Ever since I visited the Chinese Pod office last summer, I’d been meaning to really put in some time listening to their podcasts. Unfortunately, one thing came up after another- I changed jobs, I moved twice, Martin and I got really into watching DS9, etc… It wasn’t until this last couple of weeks that I actually bought an MP3 player and started listening to multiple CPods every day.
Almost as if they sensed my intentions, Chinese Pod immediately broke my image link to their site, canceled their affiliate program, and did a site redesign that made it harder for me to download their podcasts. Oh, well. I guess that’s what I get for being such a procrastinator. On the good side, the fact that I waited for them to stop their affiliate program before really blogging about them makes my comments appear more genuine 🙂
I chose to listen to the first 50 intermediate podcasts. Admittedly, I’m a bit beyond that level, but since my plan was to do all of my listening while out and about, I wanted them to be on the easy side. I’d say that I did about one pod a day while walking to and from work and while going out to get food. I also listened to several podcasts each morning I went to the park for a run. Not all of the pods I listened to were Chinese Pod, though. In total, I’ve averaged 4 CPods a day.
Since they’ve all been easy pods, I can’t say I really learned that many new words. I did learn the Chinese word for scorpion, which I promptly forgot, but the vast majority of the vocabulary items I picked up were mainland versions of words I already knew. Now, I know that they say 火 for something popular instead of 紅, they say 鼠標 for a computer mouse instead of 滑鼠, and northerners say 嗓子 instead of 喉嚨. It’s not the most useful stuff for someone living in Taiwan, but it’s something at least. I definitely feel like it was worthwhile, though.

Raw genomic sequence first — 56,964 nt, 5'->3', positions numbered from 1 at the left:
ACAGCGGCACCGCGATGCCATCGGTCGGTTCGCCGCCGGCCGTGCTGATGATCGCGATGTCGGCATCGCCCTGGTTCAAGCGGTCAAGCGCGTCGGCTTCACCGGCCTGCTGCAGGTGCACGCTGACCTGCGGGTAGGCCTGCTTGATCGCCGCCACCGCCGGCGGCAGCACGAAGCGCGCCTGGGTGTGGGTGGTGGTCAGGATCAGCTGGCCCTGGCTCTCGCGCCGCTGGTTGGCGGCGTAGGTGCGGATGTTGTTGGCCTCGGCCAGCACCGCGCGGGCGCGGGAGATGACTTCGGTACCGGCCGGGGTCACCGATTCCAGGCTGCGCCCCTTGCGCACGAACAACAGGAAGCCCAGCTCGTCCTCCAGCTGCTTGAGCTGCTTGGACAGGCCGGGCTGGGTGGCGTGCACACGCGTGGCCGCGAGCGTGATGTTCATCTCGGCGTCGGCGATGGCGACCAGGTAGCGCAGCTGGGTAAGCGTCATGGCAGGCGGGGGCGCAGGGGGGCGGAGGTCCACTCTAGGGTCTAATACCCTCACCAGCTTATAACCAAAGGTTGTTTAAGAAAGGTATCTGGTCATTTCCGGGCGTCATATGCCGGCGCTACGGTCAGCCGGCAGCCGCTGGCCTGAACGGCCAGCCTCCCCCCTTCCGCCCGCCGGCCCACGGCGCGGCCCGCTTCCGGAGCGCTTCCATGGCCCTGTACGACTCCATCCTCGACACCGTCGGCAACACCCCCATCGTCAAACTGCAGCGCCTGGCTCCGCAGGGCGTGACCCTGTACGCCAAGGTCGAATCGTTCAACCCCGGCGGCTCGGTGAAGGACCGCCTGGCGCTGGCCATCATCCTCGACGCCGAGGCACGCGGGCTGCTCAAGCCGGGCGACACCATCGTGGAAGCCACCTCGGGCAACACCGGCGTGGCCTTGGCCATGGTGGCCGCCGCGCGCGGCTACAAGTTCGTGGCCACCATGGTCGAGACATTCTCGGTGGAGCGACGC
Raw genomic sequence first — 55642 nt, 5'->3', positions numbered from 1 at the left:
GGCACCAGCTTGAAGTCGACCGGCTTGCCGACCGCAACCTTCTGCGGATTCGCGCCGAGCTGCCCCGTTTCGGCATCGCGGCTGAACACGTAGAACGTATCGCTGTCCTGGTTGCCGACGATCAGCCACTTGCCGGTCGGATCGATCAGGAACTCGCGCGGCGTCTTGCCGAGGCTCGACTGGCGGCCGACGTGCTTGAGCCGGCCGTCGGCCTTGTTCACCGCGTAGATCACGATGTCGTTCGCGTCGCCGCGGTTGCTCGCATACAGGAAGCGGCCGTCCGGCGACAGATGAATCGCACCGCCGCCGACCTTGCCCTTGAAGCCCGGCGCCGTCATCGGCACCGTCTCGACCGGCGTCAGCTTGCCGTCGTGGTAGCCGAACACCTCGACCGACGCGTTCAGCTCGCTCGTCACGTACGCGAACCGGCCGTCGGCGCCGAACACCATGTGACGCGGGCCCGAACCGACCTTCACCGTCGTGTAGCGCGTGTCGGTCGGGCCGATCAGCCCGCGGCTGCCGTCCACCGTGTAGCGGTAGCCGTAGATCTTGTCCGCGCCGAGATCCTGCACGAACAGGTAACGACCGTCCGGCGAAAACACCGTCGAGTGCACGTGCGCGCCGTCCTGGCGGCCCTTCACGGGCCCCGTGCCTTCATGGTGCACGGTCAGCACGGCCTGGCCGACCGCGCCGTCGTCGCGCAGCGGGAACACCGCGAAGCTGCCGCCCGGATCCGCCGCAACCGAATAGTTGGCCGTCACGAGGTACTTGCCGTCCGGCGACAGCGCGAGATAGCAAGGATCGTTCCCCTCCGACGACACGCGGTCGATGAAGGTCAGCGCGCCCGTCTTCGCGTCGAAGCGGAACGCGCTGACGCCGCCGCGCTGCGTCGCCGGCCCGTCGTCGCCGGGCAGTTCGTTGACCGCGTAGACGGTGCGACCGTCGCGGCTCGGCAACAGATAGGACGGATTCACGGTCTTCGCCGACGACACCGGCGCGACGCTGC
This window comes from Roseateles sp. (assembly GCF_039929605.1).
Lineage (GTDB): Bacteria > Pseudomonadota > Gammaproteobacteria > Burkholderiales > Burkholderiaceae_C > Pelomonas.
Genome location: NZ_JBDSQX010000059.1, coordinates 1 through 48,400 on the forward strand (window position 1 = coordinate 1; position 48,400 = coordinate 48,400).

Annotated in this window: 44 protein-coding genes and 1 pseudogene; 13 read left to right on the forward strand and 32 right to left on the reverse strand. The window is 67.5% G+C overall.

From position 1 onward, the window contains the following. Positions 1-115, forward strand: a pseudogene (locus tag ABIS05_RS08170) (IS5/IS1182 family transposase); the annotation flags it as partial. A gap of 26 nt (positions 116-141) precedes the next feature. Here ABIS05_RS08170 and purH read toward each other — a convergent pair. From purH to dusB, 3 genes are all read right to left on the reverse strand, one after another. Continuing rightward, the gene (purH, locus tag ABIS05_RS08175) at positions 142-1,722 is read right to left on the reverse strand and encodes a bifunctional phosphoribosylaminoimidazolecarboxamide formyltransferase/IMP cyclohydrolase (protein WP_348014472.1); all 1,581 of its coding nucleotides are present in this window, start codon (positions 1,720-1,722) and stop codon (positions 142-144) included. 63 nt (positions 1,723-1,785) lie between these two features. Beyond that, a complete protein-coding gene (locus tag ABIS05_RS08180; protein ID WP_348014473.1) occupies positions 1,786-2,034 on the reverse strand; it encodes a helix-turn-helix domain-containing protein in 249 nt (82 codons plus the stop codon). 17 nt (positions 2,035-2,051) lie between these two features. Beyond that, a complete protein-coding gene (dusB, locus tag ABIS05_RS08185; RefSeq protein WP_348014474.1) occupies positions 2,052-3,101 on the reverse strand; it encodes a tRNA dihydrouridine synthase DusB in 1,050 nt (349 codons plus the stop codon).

Before, when I reviewed Chinese Pod, I was listening to podcasts at home. I still don’t think that was the best use of my time. While running at the park, though, it’s great to be able to pick up any Chinese at all. Additionally, I feel like it does some good to just be thinking in Chinese, even if I don’t pick up any new vocab items. The input must have some beneficial effect.
The chinesepod.com site reorganization
I can’t say I’m a big fan of chinesepod.com’s new layout. It used to be that the front page had previews and links to download new lessons, and the archive pages had excerpts and links to fifty numbered downloads each. Now, there’s only one lesson on the front page, and the archives only put 10 lessons on a page. Those pages don’t have excerpts to give an idea of what each lesson is about, and the lessons aren’t numbered, either. The only information given now, is the lesson title, the date it was recorded, and some various tags and meta-information. It’s really inconvenient to say, go download the first 50 intermediate podcasts.
I’m guessing they want users to search for topics that are interesting to them and download them one by one, or something like that. Maybe my desire to systematically download them all is an uncommon one. Or, maybe the changes were made with paying customers in mind. I’m not sure. In any case, I’ve been thinking about expanding my CSL podcast directory to include links to more of their lessons. The nice thing about the internet, is that it’s pretty easy to route around these sorts of organizational difficulties.